Consumers can take advantage of the fact that pickup trucks are a highly competitive market, by looking for a discount.
Even kings of the road like the Chevy Silverado and its sibling, the GMC Sierra, have to fight for market share, and that leads to several offers included on the list below, of Best Lease Deals for Pickups, identified by Market Scan. (See methodology, below.)
The 800-pound gorilla of the full-size pickup market, the Ford F-Series, recently introduced an all-new generation, so everybody else in the space has stepped up their game with lease deals that offer more vehicle for the money.
If anything, the market is even more competitive for mid-size pickups like the Toyota Tacoma, the Ford Ranger, the GMC Canyon and the Chevy Colorado.
Ford threw down a new challenge recently, with its announcement it will build the Ford Maverick, an even smaller compact pickup (200 inches long) than the Ranger and F-150. First deliveries are this summer.
So, for competitive reasons, no pickup manufacturer can afford to be complacent.
Not only that, manufacturers in a sense compete with themselves. Truck designs have a shelf life, and when a model nears the end of its life cycle, that’s a logical time for automakers to start discounting, and they do. That accounts for some of the latest Best Lease Deals, too.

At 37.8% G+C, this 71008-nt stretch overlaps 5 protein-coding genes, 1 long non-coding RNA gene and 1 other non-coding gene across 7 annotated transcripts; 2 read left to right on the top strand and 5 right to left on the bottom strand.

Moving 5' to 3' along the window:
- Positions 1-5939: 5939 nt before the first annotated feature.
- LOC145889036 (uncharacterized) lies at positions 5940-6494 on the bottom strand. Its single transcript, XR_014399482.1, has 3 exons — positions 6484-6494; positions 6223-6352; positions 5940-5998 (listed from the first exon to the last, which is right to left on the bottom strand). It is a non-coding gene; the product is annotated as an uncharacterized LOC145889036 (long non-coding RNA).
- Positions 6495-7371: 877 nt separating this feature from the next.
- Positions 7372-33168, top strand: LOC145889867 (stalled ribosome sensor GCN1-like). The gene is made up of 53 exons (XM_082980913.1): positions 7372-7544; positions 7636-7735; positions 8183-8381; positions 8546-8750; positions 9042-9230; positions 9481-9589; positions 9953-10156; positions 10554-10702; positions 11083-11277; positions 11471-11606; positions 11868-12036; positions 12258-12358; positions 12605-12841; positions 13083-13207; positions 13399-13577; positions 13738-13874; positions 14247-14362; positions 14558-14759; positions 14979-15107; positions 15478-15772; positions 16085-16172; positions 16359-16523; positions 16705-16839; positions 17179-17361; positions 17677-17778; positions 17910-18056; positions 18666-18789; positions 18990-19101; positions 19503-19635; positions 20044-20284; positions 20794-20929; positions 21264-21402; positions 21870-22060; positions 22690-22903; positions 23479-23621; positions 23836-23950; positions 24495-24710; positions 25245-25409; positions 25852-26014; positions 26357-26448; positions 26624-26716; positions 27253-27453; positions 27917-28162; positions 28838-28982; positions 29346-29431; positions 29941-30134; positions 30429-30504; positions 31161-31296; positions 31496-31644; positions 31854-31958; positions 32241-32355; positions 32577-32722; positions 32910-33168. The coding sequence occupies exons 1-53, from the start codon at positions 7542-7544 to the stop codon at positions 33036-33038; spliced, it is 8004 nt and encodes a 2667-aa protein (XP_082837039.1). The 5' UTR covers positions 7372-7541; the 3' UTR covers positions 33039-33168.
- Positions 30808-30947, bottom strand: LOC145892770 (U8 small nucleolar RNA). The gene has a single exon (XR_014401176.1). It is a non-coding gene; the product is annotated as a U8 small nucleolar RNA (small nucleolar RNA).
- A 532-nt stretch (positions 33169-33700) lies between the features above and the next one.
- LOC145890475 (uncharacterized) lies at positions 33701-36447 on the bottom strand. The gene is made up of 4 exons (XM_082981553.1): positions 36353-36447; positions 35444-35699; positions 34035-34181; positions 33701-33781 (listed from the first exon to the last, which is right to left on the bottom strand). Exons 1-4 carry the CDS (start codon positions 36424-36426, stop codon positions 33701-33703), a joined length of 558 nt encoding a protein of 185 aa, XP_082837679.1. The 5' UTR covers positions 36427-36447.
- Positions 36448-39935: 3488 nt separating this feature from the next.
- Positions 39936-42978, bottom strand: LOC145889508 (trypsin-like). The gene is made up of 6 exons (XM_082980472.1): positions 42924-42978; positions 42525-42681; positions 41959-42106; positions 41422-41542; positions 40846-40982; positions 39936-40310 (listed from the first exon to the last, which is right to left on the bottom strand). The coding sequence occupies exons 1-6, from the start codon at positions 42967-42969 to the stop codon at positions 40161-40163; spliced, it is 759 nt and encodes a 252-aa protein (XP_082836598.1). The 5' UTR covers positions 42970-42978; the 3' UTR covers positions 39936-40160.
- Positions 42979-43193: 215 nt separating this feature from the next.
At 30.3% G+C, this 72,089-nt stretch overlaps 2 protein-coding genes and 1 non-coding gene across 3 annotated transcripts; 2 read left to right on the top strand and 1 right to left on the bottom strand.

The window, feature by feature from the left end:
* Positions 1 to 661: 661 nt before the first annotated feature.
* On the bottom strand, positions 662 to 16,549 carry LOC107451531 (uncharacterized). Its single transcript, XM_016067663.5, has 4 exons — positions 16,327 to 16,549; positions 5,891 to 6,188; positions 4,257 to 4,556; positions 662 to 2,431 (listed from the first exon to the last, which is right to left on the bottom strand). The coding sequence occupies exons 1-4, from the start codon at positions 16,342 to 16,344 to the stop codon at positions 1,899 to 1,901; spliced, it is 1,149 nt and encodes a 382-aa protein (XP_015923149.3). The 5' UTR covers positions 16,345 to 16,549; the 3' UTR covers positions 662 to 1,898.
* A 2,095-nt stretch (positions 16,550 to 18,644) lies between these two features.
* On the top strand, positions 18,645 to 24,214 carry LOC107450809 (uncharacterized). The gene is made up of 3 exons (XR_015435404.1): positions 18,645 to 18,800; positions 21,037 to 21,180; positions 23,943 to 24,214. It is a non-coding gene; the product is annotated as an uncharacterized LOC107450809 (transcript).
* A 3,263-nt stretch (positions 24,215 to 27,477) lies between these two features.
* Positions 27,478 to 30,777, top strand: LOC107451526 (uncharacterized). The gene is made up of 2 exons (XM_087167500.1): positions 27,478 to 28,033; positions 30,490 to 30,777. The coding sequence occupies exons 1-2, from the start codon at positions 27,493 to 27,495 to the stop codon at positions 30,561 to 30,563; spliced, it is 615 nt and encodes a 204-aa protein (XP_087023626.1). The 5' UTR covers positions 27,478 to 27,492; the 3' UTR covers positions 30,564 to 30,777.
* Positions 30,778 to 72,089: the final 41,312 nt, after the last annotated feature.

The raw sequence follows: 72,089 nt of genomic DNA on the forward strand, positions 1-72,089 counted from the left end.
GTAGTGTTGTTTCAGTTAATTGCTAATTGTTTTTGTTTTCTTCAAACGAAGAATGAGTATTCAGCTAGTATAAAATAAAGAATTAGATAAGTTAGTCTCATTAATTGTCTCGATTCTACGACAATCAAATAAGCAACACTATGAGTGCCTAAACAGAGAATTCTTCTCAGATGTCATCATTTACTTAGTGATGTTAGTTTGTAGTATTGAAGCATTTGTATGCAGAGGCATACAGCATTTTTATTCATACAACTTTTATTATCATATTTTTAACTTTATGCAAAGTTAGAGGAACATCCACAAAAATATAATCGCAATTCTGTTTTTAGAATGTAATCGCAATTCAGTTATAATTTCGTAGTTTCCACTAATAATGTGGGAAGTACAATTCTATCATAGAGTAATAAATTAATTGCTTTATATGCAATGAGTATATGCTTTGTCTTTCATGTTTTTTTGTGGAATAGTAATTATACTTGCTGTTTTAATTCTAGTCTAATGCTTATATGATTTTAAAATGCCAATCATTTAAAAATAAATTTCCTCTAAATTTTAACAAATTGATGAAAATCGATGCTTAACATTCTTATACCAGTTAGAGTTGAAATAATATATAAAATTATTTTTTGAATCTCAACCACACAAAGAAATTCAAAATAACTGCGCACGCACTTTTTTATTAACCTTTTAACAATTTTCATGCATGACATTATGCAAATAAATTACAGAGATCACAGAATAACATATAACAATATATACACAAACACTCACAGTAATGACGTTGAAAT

Best Lease Deals for Pickups
2021 Toyota Tacoma
- $35,835.61 average suggested retail
- $328.49 average best monthly lease payment
Why We Picked It:
This average best monthly lease payment has gone up about $20 since April. Nevertheless, for the money, it’s still Market Scan’s highest-rated Best Lease Deal for all pickups. Notice, Market Scan’s average best monthly lease payment on the 2021 Toyota Tacoma is roughly equal to the Ford Ranger, even though the Toyota Tacoma is more expensive. And the 2020 Toyota Tacoma just misses the Top 10 list of lease deals for June. Click here to read our review of the Toyota Tacoma.
- A best-seller. The Toyota Tacoma handily outsells the next-nearest midsize pickup competitor, the Ford Ranger.
- New special editions: the blacked-out 2021 Toyota Tacoma Nightshade, and the 2021 Toyota Tacoma Trail special edition.
- Maintenance. No extra charge for ToyotaCare scheduled maintenance, 2 years/25,000 miles.
- Rear seats are cramped.
- Base engine, a 3.0-liter, four-cylinder, isn’t especially powerful, at 159 horsepower and 180 foot-pounds of torque, and it’s scarcely more fuel-efficient than the optional V-6.
2021 Chevrolet Colorado
- $34,206.11 average suggested retail
- $343.99 average best monthly lease payment (captive)
Why We Picked It:
The Chevy Colorado and the GMC Canyon are GM’s entries in the highly competitive mid-size pickup segment. The 2021 Chevy Colorado got a mid-life facelift after five years on the market. Market Scan also listed the 2020 Chevrolet Colorado separately among its Top 10 Best Lease Deals for Pickups, at $33,405.33 avg suggested retail, and best average monthly lease payment at $356.08. Click here to read our review of the Chevrolet Colorado.
- The 2021 facelift includes a new grille and front-end exterior styling.
- Can trailer up to 7,700 pounds, which is a lot for a mid-size truck.
- Top-of-the-line ZR2 models share some styling and equipment with the Chevy Colorado ZR2 off-highway racing program, like a lifted body, special shock absorbers and skid plates.